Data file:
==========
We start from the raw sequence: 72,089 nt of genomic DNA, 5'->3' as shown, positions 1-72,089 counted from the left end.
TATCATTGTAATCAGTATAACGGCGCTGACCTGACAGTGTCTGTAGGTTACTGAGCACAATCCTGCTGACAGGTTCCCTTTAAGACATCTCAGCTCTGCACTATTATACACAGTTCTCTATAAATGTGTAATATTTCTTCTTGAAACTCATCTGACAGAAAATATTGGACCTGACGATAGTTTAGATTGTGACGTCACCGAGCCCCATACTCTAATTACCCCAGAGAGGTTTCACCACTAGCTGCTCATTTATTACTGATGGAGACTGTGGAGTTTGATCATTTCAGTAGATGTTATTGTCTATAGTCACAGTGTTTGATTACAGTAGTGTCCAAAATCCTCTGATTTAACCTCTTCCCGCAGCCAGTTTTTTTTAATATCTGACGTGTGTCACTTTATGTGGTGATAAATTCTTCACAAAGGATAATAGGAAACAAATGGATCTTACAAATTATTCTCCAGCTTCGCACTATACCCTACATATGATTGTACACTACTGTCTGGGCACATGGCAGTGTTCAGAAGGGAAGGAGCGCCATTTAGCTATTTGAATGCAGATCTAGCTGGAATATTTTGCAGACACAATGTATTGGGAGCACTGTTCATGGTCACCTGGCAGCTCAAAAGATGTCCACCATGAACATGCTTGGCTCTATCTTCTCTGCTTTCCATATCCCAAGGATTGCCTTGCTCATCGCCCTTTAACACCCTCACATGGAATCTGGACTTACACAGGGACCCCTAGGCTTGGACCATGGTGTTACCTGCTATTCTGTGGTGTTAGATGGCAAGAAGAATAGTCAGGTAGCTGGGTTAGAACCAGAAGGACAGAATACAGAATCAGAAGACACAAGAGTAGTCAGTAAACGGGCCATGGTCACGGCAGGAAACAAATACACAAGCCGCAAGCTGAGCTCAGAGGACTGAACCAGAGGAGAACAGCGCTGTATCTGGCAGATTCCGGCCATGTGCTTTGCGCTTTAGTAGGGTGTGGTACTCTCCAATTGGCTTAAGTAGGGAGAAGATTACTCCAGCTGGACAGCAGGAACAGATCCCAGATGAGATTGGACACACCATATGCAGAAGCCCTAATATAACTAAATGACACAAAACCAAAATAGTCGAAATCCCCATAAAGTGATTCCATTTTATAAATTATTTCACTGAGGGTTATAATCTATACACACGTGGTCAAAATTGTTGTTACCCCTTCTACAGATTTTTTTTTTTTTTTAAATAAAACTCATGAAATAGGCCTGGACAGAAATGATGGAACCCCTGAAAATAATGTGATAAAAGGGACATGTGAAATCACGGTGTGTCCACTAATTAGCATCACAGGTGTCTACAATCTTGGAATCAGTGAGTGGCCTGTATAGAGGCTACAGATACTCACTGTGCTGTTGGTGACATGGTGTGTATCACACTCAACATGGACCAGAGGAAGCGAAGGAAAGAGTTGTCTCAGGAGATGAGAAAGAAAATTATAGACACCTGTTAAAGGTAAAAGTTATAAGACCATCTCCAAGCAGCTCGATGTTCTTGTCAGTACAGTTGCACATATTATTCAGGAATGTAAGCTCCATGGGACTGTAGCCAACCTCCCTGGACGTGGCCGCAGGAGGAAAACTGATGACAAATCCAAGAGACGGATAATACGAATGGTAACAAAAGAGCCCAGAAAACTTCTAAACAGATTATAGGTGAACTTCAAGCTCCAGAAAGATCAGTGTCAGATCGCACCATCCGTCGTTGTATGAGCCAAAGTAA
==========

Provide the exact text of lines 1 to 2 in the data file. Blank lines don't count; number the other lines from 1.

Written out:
We start from the raw sequence: 72,089 nt of genomic DNA, 5'->3' as shown, positions 1-72,089 counted from the left end.
TATCATTGTAATCAGTATAACGGCGCTGACCTGACAGTGTCTGTAGGTTACTGAGCACAATCCTGCTGACAGGTTCCCTTTAAGACATCTCAGCTCTGCACTATTATACACAGTTCTCTATAAATGTGTAATATTTCTTCTTGAAACTCATCTGACAGAAAATATTGGACCTGACGATAGTTTAGATTGTGACGTCACCGAGCCCCATACTCTAATTACCCCAGAGAGGTTTCACCACTAGCTGCTCATTTATTACTGATGGAGACTGTGGAGTTTGATCATTTCAGTAGATGTTATTGTCTATAGTCACAGTGTTTGATTACAGTAGTGTCCAAAATCCTCTGATTTAACCTCTTCCCGCAGCCAGTTTTTTTTAATATCTGACGTGTGTCACTTTATGTGGTGATAAATTCTTCACAAAGGATAATAGGAAACAAATGGATCTTACAAATTATTCTCCAGCTTCGCACTATACCCTACATATGATTGTACACTACTGTCTGGGCACATGGCAGTGTTCAGAAGGGAAGGAGCGCCATTTAGCTATTTGAATGCAGATCTAGCTGGAATATTTTGCAGACACAATGTATTGGGAGCACTGTTCATGGTCACCTGGCAGCTCAAAAGATGTCCACCATGAACATGCTTGGCTCTATCTTCTCTGCTTTCCATATCCCAAGGATTGCCTTGCTCATCGCCCTTTAACACCCTCACATGGAATCTGGACTTACACAGGGACCCCTAGGCTTGGACCATGGTGTTACCTGCTATTCTGTGGTGTTAGATGGCAAGAAGAATAGTCAGGTAGCTGGGTTAGAACCAGAAGGACAGAATACAGAATCAGAAGACACAAGAGTAGTCAGTAAACGGGCCATGGTCACGGCAGGAAACAAATACACAAGCCGCAAGCTGAGCTCAGAGGACTGAACCAGAGGAGAACAGCGCTGTATCTGGCAGATTCCGGCCATGTGCTTTGCGCTTTAGTAGGGTGTGGTACTCTCCAATTGGCTTAAGTAGGGAGAAGATTACTCCAGCTGGACAGCAGGAACAGATCCCAGATGAGATTGGACACACCATATGCAGAAGCCCTAATATAACTAAATGACACAAAACCAAAATAGTCGAAATCCCCATAAAGTGATTCCATTTTATAAATTATTTCACTGAGGGTTATAATCTATACACACGTGGTCAAAATTGTTGTTACCCCTTCTACAGATTTTTTTTTTTTTTTAAATAAAACTCATGAAATAGGCCTGGACAGAAATGATGGAACCCCTGAAAATAATGTGATAAAAGGGACATGTGAAATCACGGTGTGTCCACTAATTAGCATCACAGGTGTCTACAATCTTGGAATCAGTGAGTGGCCTGTATAGAGGCTACAGATACTCACTGTGCTGTTGGTGACATGGTGTGTATCACACTCAACATGGACCAGAGGAAGCGAAGGAAAGAGTTGTCTCAGGAGATGAGAAAGAAAATTATAGACACCTGTTAAAGGTAAAAGTTATAAGACCATCTCCAAGCAGCTCGATGTTCTTGTCAGTACAGTTGCACATATTATTCAGGAATGTAAGCTCCATGGGACTGTAGCCAACCTCCCTGGACGTGGCCGCAGGAGGAAAACTGATGACAAATCCAAGAGACGGATAATACGAATGGTAACAAAAGAGCCCAGAAAACTTCTAAACAGATTATAGGTGAACTTCAAGCTCCAGAAAGATCAGTGTCAGATCGCACCATCCGTCGTTGTATGAGCCAAAGTAA